Chinese refiner Sinopec has won the rights to develop a coal mine in the Inner Mongolia region of China for $4.36bn, a company representative said via Reuters on Friday.

The mine will be developed by one of the company’s units, the Sinopec Greatwall Energy and Chemical Company, for the production of coal chemicals, the anonymous official said.

The company will build the mine in Uxin Banner, under Ordos city in the north-western province. The facility will have a planned capacity of 10 million tonnes of coal per year, according to a report by state-run news agency Xihua. Currently, there are also plans for the mine to supply coal to Sinopec Great Wall’s 800,000-tonne-per-year coal-to-olefins project.

It will be the first coal-to-chemicals mine in the coal-rich region and will support the upgrading of the traditional coal industry and extend the value chain, Xinhua added via Reuters.

China expands coal production

Earlier this month, a report from non-profit organisation Global Energy Monitor (GEM) found that global phase out of coal is significantly behind schedule if targets set out in the Paris Climate Agreement are to be maintained.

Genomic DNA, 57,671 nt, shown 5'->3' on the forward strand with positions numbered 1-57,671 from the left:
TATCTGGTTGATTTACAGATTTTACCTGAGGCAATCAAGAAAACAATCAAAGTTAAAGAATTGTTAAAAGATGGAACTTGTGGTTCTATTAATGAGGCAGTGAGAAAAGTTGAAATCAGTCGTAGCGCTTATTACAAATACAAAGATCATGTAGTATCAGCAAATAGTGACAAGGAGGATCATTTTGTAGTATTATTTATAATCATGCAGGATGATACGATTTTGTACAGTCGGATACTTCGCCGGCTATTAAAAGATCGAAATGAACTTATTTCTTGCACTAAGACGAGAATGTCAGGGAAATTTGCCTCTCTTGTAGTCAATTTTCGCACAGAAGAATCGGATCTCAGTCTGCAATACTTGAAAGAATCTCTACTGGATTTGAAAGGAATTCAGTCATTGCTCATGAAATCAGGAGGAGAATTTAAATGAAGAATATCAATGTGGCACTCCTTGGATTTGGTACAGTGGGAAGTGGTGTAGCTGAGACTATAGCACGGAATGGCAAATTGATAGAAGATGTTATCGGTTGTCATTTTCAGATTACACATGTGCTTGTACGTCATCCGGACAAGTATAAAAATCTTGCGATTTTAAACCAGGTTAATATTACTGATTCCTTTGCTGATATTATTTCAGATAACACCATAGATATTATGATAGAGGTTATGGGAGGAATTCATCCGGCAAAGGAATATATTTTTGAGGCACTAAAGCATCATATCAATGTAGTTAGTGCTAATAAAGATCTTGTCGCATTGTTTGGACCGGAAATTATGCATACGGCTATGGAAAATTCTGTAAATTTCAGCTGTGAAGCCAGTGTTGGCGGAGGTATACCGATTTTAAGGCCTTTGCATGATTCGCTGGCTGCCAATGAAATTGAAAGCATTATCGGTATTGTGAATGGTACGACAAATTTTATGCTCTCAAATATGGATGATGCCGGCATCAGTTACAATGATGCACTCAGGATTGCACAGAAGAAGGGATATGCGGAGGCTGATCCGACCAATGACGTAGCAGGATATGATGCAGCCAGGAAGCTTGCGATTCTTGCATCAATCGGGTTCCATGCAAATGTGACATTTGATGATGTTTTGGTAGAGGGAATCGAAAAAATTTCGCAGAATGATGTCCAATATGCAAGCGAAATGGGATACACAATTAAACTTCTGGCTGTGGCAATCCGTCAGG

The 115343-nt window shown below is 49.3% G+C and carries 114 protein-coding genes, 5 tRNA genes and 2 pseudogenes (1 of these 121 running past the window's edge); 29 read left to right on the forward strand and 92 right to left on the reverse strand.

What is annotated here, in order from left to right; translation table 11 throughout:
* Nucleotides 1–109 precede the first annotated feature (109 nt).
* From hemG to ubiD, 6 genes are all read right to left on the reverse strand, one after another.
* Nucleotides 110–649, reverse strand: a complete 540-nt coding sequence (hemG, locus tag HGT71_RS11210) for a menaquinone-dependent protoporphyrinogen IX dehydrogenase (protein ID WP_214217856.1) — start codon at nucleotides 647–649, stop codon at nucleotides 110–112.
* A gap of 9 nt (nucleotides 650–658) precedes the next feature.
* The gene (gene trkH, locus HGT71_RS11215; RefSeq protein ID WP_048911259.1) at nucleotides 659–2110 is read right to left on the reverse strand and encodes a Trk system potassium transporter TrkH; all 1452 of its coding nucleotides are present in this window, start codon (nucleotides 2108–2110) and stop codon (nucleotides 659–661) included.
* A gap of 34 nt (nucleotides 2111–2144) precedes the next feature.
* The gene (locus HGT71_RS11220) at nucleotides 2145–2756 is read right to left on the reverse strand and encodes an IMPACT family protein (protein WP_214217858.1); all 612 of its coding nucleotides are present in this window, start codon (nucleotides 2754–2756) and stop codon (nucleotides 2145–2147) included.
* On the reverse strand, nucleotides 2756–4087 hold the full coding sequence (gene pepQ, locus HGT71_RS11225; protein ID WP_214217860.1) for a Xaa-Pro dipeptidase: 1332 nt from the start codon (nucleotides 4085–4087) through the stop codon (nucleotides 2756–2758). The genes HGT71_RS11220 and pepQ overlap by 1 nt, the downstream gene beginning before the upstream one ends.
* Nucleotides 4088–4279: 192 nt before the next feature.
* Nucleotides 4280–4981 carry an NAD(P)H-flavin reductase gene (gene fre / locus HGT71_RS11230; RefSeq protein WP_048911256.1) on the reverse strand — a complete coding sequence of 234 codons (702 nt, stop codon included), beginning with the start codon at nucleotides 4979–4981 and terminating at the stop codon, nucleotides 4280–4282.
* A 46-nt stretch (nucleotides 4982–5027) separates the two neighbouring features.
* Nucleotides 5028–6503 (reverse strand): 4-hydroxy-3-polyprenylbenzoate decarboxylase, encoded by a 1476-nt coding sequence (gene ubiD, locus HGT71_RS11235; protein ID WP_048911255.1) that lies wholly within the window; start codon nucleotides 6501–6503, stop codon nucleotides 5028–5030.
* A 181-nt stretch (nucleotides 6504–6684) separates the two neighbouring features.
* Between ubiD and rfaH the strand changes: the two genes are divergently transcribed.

In its ninth annual survey of the global coal plant pipeline, GEM found that coal power retirements reached 26GW in 2022, with another 25GW expected by 2030. In non-OECD countries, the amount of planned coal-fired capacity fell by 23GW.

However, China’s planned capacity increased by 126GW, far offsetting reductions in coal production and carbon emissions achieved by the rest of the world. It also found that approximately 59% of newly commissioned coal capacity came from China.

China’s coal imports from Australia also hit a three-year high this month, increasing by 151% from the same month last year. Of the 910,921 tonnes that China imported from Australia in February, 740,536 tonnes are thermal grade, typically used in in power plants, and 110,181 tonnes are coking coal, used in the manufacturing of steel.